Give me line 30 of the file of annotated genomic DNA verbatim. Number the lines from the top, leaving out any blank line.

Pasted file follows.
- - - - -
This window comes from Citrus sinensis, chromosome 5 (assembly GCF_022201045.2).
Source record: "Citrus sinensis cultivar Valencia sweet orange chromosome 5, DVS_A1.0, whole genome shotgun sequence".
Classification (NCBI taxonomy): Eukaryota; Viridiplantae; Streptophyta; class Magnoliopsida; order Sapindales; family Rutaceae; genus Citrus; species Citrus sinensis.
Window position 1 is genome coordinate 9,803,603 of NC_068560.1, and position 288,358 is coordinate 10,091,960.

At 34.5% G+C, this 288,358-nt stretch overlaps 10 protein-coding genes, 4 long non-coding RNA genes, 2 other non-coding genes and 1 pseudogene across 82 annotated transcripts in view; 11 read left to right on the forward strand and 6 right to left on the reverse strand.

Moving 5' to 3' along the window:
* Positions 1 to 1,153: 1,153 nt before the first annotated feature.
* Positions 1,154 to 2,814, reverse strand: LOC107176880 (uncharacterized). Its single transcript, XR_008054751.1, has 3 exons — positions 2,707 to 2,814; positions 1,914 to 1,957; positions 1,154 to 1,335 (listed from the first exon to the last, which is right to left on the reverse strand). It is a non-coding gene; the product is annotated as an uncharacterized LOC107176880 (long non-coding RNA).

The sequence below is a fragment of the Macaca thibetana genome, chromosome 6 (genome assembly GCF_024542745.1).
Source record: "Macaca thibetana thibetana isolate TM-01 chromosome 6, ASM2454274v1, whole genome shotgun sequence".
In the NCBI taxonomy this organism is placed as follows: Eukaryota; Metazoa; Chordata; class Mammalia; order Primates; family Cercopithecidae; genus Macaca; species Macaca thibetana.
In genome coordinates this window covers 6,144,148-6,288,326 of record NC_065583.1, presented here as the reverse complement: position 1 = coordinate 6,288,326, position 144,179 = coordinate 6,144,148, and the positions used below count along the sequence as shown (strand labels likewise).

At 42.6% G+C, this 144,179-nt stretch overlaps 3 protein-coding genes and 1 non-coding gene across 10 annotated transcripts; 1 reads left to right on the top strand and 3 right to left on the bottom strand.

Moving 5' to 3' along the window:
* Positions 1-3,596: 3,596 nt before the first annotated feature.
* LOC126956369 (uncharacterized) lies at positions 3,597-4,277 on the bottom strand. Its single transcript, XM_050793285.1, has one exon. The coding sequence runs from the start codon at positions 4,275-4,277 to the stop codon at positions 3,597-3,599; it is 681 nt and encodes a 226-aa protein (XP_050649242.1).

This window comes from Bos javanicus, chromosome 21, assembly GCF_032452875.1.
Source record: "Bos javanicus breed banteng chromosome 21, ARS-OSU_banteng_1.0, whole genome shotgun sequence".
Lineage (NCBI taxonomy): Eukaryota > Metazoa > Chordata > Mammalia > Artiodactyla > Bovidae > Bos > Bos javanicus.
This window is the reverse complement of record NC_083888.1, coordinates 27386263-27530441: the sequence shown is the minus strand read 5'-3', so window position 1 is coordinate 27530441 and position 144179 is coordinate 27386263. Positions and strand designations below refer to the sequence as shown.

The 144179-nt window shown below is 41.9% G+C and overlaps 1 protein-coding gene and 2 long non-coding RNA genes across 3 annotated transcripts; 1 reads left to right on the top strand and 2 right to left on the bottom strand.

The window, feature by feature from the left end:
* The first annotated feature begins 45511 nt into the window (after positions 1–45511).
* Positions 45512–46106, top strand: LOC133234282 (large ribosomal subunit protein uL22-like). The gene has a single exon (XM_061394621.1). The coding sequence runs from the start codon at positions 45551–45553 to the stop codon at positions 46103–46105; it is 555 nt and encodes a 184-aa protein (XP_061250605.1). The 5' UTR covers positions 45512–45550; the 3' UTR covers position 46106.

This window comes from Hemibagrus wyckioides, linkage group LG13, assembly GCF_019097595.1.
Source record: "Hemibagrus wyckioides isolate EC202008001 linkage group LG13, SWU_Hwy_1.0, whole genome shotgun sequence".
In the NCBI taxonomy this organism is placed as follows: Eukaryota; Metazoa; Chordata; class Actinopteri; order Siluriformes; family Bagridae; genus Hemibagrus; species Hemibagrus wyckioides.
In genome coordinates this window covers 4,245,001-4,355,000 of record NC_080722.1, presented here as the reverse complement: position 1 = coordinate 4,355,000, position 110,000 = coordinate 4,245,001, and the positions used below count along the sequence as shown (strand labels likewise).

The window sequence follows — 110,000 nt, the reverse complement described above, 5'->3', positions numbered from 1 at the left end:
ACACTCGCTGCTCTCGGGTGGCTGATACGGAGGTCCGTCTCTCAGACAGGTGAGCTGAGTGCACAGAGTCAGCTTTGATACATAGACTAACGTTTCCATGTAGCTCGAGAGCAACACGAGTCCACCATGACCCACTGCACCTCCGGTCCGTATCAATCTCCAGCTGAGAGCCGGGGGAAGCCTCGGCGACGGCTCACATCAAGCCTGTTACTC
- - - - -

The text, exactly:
ACACTCGCTGCTCTCGGGTGGCTGATACGGAGGTCCGTCTCTCAGACAGGTGAGCTGAGTGCACAGAGTCAGCTTTGATACATAGACTAACGTTTCCATGTAGCTCGAGAGCAACACGAGTCCACCATGACCCACTGCACCTCCGGTCCGTATCAATCTCCAGCTGAGAGCCGGGGGAAGCCTCGGCGACGGCTCACATCAAGCCTGTTACTC